I perceive that we entered into a discussion assuming we might have been starting from more of a common vantage point. I want you to know that I am limited right now to phone dictation and typing which makes it exceedingly difficult to reply to matters of substance. I also want you to know that you are telling me some things that you seem to assume I don’t already know. Actually, I have a framework for dealing with them. I am quite well aware, for instance, that some of the Pauline literature is authentic while other letters are of dubious origin. As for the conflict you mentioned, I didn’t pursue it because it would have resulted in what I thought was a tangent, but maybe I can get back to that later. I have not shared the link I mentioned yet, and I don’t want us to get into a trap of trying to ask each other to read things that we may or may not be needing to read. More later as I am able. Dealing with a loved one’s illness right now.

      Liked by 1 person

  3. dinoconstant 11/04/2017 / 10:29 pm

    Dear Brian,

    I shall wait until you are in a better position to say more (if you want to) and I pray that the illness of your loved one shall be resolved.

    Every blessing to you and your loved ones,


    Liked by 1 person

  4. Brian Casey 11/22/2017 / 1:31 am

    Dinos, my situation continues and is likely to be problematic for some time, but I wanted to get back to this in some measure. And I thank you for your understanding expressed above. it meant a lot then and does now.

    Before I forget: I appreciated the personal note about your family relationships and am glad that you were able to see something of a relational gain there!

    I have now scanned a few of the pages of the Cresswell book; I’ll re-confirm here that the content of that book (at least as evident in the freely available pp. indicate) is neither alarming nor all that significant for me in this discussion. That’s not to say it’s not significant for others, because it is. It’s just that the samples I scanned do not appear to present any new or any particularly shocking information. I’m acquainted with such matters, and, now having a framework for their consideration, they do not present much problem for me.

    I actually find it ironic and somewhat surprising that you depend on a metaphysical existence that is for you a reality (“Trinity”), whereas if you had a scientific basis for reading and interpreting scripture instilled, it would be easier for you to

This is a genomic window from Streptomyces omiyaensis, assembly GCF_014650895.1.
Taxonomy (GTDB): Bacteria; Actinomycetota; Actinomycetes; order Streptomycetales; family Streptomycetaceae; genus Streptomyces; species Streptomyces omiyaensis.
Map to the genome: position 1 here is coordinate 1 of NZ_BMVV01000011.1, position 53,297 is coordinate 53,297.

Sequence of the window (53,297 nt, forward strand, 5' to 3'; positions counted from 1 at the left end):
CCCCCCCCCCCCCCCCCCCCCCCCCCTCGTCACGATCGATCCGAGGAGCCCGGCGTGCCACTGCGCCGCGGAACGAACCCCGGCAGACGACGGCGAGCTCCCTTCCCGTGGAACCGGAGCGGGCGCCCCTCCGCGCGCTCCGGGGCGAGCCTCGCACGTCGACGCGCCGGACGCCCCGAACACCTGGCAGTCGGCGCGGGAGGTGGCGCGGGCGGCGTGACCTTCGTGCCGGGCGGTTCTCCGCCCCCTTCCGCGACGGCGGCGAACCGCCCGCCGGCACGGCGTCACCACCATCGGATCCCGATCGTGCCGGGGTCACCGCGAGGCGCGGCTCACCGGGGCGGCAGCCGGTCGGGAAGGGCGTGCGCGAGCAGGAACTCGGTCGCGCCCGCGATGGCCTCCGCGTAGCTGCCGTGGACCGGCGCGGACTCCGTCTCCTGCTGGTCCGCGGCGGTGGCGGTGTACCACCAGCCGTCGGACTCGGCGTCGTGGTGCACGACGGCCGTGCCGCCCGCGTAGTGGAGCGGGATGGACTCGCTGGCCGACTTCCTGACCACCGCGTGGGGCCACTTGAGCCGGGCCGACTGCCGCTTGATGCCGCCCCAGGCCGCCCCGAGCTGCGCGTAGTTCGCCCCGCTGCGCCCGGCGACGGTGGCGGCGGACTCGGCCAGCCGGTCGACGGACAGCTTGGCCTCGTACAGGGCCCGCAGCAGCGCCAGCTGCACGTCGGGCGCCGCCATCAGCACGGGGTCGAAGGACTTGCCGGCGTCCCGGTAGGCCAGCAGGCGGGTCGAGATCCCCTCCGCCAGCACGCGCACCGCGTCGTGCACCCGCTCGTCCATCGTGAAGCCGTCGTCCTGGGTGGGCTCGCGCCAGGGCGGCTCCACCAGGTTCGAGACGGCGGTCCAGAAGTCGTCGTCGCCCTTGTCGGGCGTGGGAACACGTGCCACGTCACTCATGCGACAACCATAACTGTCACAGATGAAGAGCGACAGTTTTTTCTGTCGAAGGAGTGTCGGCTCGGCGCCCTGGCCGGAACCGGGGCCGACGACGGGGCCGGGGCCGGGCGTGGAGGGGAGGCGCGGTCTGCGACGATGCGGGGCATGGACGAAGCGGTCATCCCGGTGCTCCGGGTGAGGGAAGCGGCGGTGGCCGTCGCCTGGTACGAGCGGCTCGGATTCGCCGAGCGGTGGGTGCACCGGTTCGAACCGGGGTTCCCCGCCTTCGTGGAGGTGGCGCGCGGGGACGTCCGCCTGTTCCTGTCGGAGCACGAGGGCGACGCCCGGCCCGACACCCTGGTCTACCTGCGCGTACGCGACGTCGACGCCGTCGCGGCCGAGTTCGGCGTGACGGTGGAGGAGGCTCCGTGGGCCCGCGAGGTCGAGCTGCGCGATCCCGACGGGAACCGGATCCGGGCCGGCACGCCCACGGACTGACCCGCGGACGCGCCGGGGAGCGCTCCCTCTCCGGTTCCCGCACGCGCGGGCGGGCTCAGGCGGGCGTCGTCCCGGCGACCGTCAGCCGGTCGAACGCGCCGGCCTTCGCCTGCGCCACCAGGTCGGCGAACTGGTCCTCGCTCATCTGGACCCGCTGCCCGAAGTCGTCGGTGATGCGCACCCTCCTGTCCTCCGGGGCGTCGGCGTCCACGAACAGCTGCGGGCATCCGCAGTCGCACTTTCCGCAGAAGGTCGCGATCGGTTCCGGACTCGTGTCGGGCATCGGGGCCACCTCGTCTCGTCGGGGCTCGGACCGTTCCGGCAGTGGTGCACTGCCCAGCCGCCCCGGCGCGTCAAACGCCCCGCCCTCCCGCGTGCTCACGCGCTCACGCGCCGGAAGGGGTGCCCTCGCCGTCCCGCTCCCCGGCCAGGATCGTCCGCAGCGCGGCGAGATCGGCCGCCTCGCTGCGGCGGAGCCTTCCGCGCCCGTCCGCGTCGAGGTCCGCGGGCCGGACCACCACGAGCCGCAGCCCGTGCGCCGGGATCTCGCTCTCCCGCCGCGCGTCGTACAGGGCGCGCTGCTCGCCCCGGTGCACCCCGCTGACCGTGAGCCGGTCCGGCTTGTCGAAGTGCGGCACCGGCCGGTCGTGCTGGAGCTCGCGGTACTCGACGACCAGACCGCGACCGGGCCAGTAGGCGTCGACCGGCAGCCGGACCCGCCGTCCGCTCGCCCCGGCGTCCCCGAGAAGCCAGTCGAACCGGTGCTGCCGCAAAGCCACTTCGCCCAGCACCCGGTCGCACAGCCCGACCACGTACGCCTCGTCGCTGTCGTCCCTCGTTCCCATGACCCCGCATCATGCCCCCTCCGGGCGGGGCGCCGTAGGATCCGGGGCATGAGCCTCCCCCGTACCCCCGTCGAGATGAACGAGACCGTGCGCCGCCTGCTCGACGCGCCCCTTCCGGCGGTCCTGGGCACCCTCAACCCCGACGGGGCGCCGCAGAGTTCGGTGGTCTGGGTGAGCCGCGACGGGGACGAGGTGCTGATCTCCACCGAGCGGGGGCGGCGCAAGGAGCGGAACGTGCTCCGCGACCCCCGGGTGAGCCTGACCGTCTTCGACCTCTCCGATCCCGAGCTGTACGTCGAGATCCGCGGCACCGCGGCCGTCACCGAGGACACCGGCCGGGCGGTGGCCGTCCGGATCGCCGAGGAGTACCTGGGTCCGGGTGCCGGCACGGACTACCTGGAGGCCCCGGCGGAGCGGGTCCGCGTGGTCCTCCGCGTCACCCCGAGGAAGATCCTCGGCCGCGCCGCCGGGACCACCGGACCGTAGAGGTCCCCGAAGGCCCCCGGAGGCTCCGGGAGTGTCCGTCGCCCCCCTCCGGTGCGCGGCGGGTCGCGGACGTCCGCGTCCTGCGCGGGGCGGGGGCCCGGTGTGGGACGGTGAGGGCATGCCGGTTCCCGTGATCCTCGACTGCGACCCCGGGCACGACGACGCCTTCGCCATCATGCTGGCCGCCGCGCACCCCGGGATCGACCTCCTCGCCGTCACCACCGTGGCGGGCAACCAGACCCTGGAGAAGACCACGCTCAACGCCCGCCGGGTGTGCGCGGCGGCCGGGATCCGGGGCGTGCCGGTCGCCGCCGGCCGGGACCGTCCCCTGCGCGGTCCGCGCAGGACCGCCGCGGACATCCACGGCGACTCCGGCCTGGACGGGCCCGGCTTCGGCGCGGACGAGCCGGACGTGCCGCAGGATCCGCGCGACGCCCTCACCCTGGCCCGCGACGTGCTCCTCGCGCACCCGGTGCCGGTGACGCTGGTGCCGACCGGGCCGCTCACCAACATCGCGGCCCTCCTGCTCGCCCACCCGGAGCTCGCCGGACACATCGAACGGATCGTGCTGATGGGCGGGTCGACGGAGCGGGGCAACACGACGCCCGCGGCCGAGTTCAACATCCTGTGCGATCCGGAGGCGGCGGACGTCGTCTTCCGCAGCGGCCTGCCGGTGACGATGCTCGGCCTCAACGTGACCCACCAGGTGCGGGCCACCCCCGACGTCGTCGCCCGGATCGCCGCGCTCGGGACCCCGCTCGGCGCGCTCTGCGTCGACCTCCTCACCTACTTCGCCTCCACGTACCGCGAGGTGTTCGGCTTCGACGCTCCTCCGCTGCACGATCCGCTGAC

I regret that I came across as dismissive of the conflict you mentioned. The thing is this: such matters do not have to amount to “conflict” that keeps one from trusting the texts if one ponders the nuance of language, the ranges of meaning of words such as “kill.” I am no Hebraist, so I probably shouldn’t comment further on specifics, but I vaguely recall that the notion of “premeditation” is one important aspect, i.e., that . Please don’t think I am being dismissive of the concern you raise, but it is just one of many such “conflicts,” as you know, and I continue to feel that it is a fundamentalist framework for scripture texts that is the problem, not the texts themselves. It is the nature of ancient texts that they were hand-copied, of course, and the likelihood of any variation-free copies is scant to none. But the variations are so minor as to be insignificant in the NT texts. (Again, I am no Hebraist and have far less knowledge of the Hebrew textual variants, but I do know there are substantial variations from Hebrew to the Septuagint.) The existence of hundreds, yea thousands, of minor variants does not by any stretch, mean that I would give assent to your feeling that the texts are unreliable. Far from it. They are substantially reliable and incredibly well supported, comparatively speaking.

    On 3rd or 4th read, I am still not sure of your meaning in the following sentence:

    “Have you a portal to God’s truth that the Theological scholars have not got due to their emphasis on historically corroborated evidence and their generally agnostic positions? Do you prefer news sources that confirm your beliefs or ones that challenge them?”